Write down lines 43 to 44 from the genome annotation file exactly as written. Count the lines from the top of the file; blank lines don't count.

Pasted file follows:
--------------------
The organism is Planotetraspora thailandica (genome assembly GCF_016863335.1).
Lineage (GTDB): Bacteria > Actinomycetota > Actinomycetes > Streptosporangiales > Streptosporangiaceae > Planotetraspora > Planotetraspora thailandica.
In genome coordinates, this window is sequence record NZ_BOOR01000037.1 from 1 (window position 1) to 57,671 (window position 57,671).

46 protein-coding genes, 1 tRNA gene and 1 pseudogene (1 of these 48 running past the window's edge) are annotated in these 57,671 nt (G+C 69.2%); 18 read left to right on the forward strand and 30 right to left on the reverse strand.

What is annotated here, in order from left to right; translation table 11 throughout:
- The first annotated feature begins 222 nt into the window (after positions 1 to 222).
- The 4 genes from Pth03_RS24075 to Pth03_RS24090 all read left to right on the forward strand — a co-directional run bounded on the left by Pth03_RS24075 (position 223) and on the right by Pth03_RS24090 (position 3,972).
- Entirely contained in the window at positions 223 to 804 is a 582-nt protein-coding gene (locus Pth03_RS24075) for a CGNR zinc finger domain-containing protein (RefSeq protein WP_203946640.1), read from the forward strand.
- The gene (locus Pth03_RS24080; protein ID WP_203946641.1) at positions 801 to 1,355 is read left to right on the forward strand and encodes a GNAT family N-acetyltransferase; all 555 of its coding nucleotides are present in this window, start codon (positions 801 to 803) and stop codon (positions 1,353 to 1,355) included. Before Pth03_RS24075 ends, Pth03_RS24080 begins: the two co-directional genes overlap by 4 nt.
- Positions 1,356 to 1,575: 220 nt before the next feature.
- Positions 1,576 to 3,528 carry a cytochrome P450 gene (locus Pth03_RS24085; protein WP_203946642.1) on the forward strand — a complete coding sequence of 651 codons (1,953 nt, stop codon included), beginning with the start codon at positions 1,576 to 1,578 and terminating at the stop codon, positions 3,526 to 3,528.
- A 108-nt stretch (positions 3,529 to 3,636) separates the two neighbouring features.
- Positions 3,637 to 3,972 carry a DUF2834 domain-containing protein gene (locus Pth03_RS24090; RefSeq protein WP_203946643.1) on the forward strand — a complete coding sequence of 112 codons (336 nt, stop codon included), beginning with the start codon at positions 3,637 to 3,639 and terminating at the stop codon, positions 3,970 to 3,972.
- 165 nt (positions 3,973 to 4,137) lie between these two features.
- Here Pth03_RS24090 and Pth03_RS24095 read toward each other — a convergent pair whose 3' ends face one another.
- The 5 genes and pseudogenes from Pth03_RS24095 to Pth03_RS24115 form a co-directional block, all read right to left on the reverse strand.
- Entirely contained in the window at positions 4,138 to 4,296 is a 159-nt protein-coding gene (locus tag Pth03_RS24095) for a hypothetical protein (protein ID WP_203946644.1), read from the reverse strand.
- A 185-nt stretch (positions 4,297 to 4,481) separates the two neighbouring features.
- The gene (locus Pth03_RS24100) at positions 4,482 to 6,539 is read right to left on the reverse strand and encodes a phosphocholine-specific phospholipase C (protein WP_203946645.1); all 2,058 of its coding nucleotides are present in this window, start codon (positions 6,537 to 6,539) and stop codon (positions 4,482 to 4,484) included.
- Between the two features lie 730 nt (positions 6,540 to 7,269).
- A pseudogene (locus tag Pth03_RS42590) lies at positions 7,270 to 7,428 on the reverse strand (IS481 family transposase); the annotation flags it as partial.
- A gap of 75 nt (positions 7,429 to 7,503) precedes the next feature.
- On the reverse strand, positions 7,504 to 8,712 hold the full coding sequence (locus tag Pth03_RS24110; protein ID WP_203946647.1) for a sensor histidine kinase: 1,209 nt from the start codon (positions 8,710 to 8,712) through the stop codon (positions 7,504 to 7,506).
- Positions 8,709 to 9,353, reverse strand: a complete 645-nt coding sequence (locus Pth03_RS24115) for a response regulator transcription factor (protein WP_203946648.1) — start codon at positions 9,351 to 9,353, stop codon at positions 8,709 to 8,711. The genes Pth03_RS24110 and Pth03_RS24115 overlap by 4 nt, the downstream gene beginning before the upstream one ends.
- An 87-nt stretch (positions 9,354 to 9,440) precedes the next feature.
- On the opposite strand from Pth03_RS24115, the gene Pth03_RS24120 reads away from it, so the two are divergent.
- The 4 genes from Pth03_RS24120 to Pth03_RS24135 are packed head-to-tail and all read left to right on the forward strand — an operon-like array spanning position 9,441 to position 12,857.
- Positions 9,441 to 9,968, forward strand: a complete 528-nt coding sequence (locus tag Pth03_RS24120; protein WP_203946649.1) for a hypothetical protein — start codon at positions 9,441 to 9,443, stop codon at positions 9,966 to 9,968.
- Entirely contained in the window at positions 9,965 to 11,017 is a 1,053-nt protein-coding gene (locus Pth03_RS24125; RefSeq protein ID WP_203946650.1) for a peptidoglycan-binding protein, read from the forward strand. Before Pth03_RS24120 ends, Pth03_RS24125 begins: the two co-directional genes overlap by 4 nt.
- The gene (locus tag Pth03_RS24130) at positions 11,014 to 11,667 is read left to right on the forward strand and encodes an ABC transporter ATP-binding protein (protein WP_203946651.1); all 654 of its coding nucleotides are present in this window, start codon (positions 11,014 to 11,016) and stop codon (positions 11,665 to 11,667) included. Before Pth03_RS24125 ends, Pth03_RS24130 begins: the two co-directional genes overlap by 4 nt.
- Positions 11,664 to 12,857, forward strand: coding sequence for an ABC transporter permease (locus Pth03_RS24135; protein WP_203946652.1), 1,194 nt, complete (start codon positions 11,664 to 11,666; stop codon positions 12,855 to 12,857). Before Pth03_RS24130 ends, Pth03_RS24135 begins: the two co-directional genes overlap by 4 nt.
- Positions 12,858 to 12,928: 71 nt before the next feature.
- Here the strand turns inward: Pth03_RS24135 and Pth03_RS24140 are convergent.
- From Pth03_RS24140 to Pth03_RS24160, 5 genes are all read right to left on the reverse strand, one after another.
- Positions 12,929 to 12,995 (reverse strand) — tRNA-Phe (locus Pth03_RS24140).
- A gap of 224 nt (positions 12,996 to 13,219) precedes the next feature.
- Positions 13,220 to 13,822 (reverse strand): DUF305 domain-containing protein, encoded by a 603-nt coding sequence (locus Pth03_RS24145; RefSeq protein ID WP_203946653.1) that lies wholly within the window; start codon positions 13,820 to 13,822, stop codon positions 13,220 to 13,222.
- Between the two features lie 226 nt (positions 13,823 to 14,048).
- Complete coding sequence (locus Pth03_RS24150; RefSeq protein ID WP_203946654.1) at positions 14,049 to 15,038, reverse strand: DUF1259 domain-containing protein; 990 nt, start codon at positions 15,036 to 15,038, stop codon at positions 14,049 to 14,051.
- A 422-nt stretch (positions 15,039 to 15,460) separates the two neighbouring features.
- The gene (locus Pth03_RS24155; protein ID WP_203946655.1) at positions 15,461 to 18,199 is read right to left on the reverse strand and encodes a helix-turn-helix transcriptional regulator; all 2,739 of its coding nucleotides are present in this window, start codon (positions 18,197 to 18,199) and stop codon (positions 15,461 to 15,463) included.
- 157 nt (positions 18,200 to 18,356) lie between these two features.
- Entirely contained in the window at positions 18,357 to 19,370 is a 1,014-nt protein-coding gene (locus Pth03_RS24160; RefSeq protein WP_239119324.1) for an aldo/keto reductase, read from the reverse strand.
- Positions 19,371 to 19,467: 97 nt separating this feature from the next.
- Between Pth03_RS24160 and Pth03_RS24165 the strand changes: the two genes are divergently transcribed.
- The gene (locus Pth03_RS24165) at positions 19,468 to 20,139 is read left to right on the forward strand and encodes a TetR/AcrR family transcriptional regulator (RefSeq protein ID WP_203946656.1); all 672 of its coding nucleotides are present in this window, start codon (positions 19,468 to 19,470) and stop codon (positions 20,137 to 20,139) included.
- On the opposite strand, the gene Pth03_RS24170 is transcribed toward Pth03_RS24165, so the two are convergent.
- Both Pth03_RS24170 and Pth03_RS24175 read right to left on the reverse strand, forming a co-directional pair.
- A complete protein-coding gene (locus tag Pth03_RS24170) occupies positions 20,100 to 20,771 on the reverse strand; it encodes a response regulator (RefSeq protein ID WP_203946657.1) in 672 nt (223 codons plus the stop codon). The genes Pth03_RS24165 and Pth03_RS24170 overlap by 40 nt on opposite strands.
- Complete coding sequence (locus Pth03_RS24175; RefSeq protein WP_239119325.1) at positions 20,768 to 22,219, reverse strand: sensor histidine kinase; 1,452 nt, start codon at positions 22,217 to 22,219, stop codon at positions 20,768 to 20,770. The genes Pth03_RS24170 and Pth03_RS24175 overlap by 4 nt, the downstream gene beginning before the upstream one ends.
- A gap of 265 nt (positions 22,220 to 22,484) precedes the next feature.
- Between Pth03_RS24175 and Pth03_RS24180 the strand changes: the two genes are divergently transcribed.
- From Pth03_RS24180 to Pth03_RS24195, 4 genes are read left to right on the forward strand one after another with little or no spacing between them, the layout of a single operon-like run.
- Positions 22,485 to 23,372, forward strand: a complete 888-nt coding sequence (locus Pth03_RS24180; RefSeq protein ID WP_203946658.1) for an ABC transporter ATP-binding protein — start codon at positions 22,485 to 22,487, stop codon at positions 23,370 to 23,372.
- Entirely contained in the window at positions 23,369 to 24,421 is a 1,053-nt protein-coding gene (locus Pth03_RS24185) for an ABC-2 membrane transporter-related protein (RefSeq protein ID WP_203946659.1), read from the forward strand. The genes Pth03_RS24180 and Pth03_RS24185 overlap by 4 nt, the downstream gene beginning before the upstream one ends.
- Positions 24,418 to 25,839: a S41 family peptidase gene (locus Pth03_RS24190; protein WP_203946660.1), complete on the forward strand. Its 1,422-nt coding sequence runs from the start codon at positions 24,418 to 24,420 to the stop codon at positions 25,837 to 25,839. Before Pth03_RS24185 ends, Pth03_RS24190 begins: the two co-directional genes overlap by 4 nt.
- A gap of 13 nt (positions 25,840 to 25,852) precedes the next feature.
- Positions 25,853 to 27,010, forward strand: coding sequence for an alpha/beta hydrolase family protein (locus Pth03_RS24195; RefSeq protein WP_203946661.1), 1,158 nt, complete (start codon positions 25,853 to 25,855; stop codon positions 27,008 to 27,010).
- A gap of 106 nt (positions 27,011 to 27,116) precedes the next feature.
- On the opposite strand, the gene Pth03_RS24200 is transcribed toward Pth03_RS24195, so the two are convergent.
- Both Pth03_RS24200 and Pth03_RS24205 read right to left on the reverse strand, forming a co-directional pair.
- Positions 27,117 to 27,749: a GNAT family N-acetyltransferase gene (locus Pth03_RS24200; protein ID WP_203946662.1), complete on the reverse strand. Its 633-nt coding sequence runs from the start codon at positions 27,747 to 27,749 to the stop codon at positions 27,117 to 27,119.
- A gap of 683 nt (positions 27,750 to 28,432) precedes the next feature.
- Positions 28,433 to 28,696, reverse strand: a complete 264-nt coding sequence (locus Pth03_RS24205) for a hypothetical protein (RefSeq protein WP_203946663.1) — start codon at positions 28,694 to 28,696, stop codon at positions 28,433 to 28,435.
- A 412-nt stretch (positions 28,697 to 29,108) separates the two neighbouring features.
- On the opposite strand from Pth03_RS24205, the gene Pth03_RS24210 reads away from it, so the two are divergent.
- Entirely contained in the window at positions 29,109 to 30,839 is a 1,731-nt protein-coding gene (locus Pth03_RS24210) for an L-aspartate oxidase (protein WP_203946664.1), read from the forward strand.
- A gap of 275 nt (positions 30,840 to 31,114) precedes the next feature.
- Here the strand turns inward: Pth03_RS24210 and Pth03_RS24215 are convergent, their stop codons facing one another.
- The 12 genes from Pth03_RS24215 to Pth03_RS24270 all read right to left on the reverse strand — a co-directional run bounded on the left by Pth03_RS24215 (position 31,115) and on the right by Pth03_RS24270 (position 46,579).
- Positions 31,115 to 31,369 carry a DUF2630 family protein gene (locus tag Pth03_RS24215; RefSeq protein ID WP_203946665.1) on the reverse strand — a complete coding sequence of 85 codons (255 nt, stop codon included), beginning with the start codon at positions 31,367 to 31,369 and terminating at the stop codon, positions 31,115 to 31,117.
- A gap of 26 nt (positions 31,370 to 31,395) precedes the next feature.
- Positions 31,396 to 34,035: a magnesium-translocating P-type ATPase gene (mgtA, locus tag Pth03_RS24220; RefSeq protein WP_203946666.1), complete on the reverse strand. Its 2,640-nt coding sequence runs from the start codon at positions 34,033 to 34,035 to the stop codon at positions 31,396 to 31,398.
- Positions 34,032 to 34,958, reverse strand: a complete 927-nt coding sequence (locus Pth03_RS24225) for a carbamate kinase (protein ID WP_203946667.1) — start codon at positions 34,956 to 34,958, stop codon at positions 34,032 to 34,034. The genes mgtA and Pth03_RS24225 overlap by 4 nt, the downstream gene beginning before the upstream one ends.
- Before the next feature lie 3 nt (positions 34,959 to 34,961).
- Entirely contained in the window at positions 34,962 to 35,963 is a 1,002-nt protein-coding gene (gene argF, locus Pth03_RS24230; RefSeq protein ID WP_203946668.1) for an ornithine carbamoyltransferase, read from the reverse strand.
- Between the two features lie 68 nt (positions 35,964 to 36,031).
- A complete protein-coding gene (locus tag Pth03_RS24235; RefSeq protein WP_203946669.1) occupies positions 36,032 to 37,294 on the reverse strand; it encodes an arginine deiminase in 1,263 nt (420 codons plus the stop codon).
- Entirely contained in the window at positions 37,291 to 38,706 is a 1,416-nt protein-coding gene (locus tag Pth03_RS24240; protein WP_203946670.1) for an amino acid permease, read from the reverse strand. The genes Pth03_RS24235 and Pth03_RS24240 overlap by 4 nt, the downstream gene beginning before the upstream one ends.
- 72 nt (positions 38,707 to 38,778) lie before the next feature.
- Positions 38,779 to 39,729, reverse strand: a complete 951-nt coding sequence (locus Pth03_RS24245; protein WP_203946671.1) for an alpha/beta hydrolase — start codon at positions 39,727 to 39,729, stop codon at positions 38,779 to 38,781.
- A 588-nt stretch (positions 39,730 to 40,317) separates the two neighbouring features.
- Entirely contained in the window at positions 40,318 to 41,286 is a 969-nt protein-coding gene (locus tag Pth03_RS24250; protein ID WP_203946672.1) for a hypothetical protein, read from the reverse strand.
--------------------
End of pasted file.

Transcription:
- Entirely contained in the window at positions 18,357 to 19,370 is a 1,014-nt protein-coding gene (locus Pth03_RS24160; RefSeq protein WP_239119324.1) for an aldo/keto reductase, read from the reverse strand.
- Positions 19,371 to 19,467: 97 nt separating this feature from the next.